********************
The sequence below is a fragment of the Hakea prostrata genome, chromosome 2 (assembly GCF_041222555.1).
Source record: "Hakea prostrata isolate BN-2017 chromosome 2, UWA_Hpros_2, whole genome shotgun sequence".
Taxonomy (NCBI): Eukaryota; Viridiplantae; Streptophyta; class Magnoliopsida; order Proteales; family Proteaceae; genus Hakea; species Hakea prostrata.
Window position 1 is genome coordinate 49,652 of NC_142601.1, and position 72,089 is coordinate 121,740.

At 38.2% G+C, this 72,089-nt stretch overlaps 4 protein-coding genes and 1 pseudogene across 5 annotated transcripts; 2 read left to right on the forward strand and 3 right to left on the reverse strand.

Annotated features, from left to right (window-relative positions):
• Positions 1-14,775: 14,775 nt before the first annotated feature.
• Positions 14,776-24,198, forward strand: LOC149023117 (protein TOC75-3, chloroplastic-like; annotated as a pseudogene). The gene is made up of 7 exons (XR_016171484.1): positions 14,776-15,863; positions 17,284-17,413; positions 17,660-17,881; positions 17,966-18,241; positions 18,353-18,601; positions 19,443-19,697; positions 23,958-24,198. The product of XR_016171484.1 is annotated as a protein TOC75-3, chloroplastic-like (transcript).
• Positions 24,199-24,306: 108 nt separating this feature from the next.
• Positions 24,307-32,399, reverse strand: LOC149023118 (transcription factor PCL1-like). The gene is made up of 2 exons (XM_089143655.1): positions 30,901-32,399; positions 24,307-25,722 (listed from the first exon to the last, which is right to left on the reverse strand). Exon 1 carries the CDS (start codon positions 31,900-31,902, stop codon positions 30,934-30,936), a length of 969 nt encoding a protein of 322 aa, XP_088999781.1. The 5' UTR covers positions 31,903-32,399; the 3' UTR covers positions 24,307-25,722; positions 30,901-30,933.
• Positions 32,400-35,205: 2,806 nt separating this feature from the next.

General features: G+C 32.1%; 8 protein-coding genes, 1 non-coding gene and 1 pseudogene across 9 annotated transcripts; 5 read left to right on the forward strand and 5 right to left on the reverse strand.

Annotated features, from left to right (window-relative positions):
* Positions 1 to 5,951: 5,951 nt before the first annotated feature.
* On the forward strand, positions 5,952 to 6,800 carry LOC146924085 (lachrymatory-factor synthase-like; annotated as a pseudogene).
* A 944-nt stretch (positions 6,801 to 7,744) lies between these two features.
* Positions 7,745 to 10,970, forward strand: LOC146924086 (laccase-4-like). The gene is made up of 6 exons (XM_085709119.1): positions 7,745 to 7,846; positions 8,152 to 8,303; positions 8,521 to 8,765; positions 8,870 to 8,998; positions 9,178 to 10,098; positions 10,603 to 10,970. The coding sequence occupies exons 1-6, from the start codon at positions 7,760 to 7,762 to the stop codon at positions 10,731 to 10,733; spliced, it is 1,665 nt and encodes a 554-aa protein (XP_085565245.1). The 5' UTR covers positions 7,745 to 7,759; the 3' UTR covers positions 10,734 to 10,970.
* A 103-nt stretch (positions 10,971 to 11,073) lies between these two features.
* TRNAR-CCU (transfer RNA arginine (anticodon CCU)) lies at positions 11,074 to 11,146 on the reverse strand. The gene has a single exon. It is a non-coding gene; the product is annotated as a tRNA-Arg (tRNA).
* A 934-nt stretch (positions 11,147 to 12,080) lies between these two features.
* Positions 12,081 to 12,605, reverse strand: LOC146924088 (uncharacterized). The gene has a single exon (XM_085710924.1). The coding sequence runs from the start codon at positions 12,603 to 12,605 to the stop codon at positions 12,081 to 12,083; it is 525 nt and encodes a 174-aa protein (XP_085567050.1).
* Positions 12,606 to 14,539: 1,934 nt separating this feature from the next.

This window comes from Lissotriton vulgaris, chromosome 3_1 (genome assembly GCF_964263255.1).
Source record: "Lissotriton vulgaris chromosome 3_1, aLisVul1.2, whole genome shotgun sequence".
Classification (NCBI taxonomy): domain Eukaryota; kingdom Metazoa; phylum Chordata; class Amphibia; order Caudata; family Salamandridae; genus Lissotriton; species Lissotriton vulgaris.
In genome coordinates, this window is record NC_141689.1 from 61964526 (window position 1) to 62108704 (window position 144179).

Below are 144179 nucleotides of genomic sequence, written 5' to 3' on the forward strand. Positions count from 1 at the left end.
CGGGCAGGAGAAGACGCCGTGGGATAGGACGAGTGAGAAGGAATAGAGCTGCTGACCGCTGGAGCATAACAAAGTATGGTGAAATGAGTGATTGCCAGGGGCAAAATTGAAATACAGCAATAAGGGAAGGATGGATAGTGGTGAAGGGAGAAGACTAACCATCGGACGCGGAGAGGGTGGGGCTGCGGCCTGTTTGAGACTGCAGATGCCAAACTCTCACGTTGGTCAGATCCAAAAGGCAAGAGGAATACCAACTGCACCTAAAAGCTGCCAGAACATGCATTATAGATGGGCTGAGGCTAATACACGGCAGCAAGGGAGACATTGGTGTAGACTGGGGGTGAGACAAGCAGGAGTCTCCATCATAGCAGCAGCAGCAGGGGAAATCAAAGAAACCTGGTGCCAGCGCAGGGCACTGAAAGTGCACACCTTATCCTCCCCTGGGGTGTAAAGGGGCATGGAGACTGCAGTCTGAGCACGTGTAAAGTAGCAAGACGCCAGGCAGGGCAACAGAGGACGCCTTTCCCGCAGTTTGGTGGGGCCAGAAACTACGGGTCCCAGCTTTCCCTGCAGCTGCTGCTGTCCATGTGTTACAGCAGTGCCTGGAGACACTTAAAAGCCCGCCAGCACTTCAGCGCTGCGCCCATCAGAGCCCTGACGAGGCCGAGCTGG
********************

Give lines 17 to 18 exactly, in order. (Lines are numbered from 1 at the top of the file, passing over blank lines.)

* Positions 7,745 to 10,970, forward strand: LOC146924086 (laccase-4-like). The gene is made up of 6 exons (XM_085709119.1): positions 7,745 to 7,846; positions 8,152 to 8,303; positions 8,521 to 8,765; positions 8,870 to 8,998; positions 9,178 to 10,098; positions 10,603 to 10,970. The coding sequence occupies exons 1-6, from the start codon at positions 7,760 to 7,762 to the stop codon at positions 10,731 to 10,733; spliced, it is 1,665 nt and encodes a 554-aa protein (XP_085565245.1). The 5' UTR covers positions 7,745 to 7,759; the 3' UTR covers positions 10,734 to 10,970.
* A 103-nt stretch (positions 10,971 to 11,073) lies between these two features.